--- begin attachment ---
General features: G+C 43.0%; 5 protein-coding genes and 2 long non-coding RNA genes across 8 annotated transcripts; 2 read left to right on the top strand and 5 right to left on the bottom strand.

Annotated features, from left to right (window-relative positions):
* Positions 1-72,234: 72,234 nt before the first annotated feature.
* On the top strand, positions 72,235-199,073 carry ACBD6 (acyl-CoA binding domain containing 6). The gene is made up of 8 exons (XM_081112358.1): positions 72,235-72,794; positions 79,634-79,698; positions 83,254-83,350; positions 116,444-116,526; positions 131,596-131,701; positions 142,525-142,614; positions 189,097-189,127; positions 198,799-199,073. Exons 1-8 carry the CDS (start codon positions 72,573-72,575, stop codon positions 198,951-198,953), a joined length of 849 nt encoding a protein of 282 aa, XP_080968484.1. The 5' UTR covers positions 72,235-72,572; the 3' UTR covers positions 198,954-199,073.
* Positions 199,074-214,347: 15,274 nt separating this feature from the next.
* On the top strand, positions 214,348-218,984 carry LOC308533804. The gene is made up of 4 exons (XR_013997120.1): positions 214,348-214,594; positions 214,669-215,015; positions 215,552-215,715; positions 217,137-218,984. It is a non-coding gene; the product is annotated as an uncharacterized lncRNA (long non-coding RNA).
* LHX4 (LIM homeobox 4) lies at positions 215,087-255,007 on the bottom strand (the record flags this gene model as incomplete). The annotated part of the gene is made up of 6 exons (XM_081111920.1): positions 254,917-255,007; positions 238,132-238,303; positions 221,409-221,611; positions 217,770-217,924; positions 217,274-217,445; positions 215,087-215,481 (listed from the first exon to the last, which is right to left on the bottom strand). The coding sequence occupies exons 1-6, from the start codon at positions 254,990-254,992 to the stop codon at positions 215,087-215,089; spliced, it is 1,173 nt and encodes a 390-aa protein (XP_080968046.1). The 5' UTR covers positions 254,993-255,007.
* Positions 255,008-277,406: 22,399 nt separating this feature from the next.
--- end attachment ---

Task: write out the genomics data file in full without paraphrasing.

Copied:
General features: G+C 43.0%; 5 protein-coding genes and 2 long non-coding RNA genes across 8 annotated transcripts; 2 read left to right on the top strand and 5 right to left on the bottom strand.

Annotated features, from left to right (window-relative positions):
* Positions 1-72,234: 72,234 nt before the first annotated feature.
* On the top strand, positions 72,235-199,073 carry ACBD6 (acyl-CoA binding domain containing 6). The gene is made up of 8 exons (XM_081112358.1): positions 72,235-72,794; positions 79,634-79,698; positions 83,254-83,350; positions 116,444-116,526; positions 131,596-131,701; positions 142,525-142,614; positions 189,097-189,127; positions 198,799-199,073. Exons 1-8 carry the CDS (start codon positions 72,573-72,575, stop codon positions 198,951-198,953), a joined length of 849 nt encoding a protein of 282 aa, XP_080968484.1. The 5' UTR covers positions 72,235-72,572; the 3' UTR covers positions 198,954-199,073.
* Positions 199,074-214,347: 15,274 nt separating this feature from the next.
* On the top strand, positions 214,348-218,984 carry LOC308533804. The gene is made up of 4 exons (XR_013997120.1): positions 214,348-214,594; positions 214,669-215,015; positions 215,552-215,715; positions 217,137-218,984. It is a non-coding gene; the product is annotated as an uncharacterized lncRNA (long non-coding RNA).
* LHX4 (LIM homeobox 4) lies at positions 215,087-255,007 on the bottom strand (the record flags this gene model as incomplete). The annotated part of the gene is made up of 6 exons (XM_081111920.1): positions 254,917-255,007; positions 238,132-238,303; positions 221,409-221,611; positions 217,770-217,924; positions 217,274-217,445; positions 215,087-215,481 (listed from the first exon to the last, which is right to left on the bottom strand). The coding sequence occupies exons 1-6, from the start codon at positions 254,990-254,992 to the stop codon at positions 215,087-215,089; spliced, it is 1,173 nt and encodes a 390-aa protein (XP_080968046.1). The 5' UTR covers positions 254,993-255,007.
* Positions 255,008-277,406: 22,399 nt separating this feature from the next.